Advertisement

The Role of Ergonomics in Securing Sustainability in Developing Countries

  • Patricia Ann Scott
Part of the Contributions to Management Science book series (MANAGEMENT SC.)

This paper addresses the issue of sustainable effects of appropriately conceived ergonomic interventions in the industrially developing Third World. It is argued that all targets of the Rio Declaration of 1992 relative to sustainable progress (economic, social and environmental) can be addressed by appropriate ergonomic intervention where it is most needed viz. in developing regions. When economic, social and environmental conditions are poorest, small unremitting improvements have a greater impact than when conditions are optimal. The small changes ergonomists can easily effect in ameliorating working conditions in industrially developing countries can reverberate through local, regional, even national economies, and if done correctly, these effects will be culturally absorbed thereby ensuring sustainability. When an ethos for care of national resources, be they human or physical, is inculcated, the goals of the Rio Declaration are met. It is no exaggeration to assert that ergonomics, properly administrated in industrially developing countries, has a meaningful role to play in this connection.

Keywords

Work Shift Corporate Sustainability Ergonomic Intervention Negative Spiral Heavy Manual Labor 
These keywords were added by machine and not by the authors. This process is experimental and the keywords may be updated as the learning algorithm improves.

Preview

Unable to display preview. Download preview PDF.

Unable to display preview. Download preview PDF.

References

  1. Apud E (2006) A review of 30 years of ergonomics in Chilean forestry. (Proceedings “Meeting Diversity in Ergonomics” of the XVIth Triennial Congress of the International Ergonomics Association, 10-14 July in Maastricht)Google Scholar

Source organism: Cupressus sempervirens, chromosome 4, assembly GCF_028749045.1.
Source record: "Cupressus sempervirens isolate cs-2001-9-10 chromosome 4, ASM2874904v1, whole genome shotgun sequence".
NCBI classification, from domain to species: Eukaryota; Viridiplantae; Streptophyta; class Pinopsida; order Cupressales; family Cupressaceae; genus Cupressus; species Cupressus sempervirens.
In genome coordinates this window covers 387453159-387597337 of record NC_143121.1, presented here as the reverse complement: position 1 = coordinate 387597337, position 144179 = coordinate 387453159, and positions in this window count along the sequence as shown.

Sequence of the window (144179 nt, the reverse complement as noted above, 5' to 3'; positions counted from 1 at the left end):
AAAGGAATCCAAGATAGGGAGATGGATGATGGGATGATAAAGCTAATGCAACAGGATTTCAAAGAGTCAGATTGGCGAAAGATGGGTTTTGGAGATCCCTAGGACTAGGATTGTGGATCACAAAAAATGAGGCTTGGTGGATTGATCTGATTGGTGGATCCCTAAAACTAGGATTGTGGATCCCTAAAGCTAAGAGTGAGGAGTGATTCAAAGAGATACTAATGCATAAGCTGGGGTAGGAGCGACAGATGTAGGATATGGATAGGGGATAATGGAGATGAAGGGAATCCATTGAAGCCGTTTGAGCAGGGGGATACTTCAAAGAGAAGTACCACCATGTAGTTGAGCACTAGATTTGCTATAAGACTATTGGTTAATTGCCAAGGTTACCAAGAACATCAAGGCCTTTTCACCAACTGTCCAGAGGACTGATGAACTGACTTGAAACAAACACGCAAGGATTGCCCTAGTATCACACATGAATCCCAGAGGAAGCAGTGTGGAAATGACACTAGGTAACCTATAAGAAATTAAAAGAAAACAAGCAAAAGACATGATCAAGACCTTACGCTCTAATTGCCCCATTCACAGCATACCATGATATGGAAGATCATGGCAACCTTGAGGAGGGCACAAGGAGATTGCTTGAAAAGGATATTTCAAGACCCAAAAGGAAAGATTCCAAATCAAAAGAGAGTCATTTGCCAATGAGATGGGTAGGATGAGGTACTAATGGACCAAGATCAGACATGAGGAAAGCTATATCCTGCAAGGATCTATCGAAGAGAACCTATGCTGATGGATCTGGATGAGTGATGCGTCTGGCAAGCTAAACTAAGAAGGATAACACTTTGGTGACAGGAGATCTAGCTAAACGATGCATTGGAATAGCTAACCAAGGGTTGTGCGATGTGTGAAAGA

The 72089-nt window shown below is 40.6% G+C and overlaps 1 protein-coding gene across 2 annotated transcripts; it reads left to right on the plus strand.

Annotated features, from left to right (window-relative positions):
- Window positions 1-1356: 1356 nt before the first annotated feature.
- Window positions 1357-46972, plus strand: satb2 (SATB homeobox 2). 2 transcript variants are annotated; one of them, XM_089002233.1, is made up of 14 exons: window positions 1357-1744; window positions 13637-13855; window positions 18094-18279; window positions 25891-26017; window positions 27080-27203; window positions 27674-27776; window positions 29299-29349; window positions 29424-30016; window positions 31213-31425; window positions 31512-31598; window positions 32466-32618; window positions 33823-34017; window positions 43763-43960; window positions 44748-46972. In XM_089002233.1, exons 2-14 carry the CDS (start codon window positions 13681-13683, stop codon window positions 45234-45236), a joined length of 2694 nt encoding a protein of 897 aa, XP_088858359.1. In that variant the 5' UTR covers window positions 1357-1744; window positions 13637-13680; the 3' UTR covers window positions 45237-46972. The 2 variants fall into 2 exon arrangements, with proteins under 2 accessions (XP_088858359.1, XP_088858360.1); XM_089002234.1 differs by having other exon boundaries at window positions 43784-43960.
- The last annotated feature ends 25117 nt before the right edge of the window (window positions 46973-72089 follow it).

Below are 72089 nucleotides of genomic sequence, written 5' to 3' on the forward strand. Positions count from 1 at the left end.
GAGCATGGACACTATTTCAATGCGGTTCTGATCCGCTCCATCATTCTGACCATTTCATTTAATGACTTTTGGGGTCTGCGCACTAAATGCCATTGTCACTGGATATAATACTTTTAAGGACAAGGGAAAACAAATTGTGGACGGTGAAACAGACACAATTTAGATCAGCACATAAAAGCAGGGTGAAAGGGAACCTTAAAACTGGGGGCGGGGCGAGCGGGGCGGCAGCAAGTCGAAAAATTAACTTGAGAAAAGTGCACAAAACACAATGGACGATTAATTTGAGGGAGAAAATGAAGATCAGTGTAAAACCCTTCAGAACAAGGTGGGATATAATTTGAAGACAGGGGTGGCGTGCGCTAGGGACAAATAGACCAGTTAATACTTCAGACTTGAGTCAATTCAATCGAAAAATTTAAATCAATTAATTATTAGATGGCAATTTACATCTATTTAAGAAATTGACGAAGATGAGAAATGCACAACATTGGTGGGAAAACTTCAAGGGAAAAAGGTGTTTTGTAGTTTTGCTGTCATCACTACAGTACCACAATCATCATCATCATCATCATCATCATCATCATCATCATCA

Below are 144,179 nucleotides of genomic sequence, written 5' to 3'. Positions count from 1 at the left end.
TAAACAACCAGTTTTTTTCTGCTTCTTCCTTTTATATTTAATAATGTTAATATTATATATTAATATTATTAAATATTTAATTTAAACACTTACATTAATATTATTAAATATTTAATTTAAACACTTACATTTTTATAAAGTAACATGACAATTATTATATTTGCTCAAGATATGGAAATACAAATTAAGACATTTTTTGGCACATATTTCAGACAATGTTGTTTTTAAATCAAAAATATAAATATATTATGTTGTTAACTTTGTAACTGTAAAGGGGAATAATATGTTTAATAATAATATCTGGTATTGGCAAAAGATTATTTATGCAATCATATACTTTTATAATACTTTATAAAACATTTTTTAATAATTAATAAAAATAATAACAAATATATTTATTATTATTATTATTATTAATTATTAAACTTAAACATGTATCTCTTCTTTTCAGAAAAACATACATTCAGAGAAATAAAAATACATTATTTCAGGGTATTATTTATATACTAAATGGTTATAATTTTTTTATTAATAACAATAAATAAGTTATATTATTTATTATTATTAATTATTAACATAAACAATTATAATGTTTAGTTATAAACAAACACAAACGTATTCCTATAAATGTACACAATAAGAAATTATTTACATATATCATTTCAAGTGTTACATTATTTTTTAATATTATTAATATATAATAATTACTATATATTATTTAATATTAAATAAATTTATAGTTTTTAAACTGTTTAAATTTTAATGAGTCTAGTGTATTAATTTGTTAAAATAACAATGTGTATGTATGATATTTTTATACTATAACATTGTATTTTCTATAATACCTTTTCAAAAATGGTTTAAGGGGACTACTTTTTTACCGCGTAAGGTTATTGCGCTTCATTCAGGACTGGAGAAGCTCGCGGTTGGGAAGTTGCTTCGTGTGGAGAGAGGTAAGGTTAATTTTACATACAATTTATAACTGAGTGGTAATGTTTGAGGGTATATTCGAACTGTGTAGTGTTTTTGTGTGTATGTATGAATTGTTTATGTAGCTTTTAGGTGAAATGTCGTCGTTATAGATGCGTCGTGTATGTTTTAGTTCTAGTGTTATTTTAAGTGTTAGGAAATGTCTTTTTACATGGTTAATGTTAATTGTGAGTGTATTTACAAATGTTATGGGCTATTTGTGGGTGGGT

2. Kogi K (1997) Low-cost ergonomic solutions in small-scale industries in developing countries. African Newsletter on Occupational Health and Safety 7(2):31-33Google Scholar
  3. Kogi K, Itanib T and Baltinoc JM (2006) Productivity increase from low-cost ergonomic improvements through participatory training in small enterprises. (Proceedings “Meeting Diversity in Ergonomics” of the XVIth Triennial Congress of the International Ergonomics Association, 10-14 July in Maastricht)Google Scholar
  4. O’Neill DH (2000) Ergonomics in industrially developing countries: does its application differ from that in industrially advanced countries? Applied Ergonomics 31:631-640CrossRefGoogle Scholar
  5. Scott PA (2001a) Past, present and future perspectives of Ergonomics in South Africa. (Keynote address at the 8th Biennial Conference of the Ergonomics Society of South Africa, 17-18 May in Gauteng)Google Scholar
  6. Scott PA (2001b) The key to humanizing the work environment and improving productivity in Industrially Developing Countries. (Keynote address within the Proceedings “Humanizing work and work environment” of the International Ergonomics Conference, 11-14 December in Mumbai)Google Scholar
  7. Scott PA (2006) Ergonomics in Industrially Developing Countries: past developments and future directions. (Proceedings “Meeting Diversity in Ergonomics” of the XVIth Triennial Congress of the International Ergonomics Association, 10-14 July in Maastricht)Google Scholar
  8. Scott PA, Charteris J (2004) Ergonomics in Industrially Developing Countries (IDCs): socio-cultural perspectives. In: Kaplan M (ed) Cultural Ergonomics. Elsevier, New York, pp 223-248CrossRefGoogle Scholar
  9. Scott PA, Christie C (2004) An indirect method to assess the energy expenditure of manual labourers in situ. South African Journal of Science 100:694-698Google Scholar
  10. Scott PA, Shahnavaz H (1997) Ergonomics training in industrially developing countries: case studies from “Roving Seminars”. (Proceedings of the 7th International Conference on Human-Computer Interaction, 24-28 August, San Francisco)Google Scholar
  11. Sen RN (1984) Application of ergonomics to industrially developing countries. Ergonomics 27:1021-1032CrossRefGoogle Scholar
  12. Shahnavaz H (1996) Making ergonomics a world wide concept. Ergonomics 39(12):1391-1402CrossRefGoogle Scholar

Copyright information

© Physica-Verlag Heidelberg 2008

Authors and Affiliations

  • Patricia Ann Scott
    • 1
  1. 1.Rhodes UniversitySouth Africa

Personalised recommendations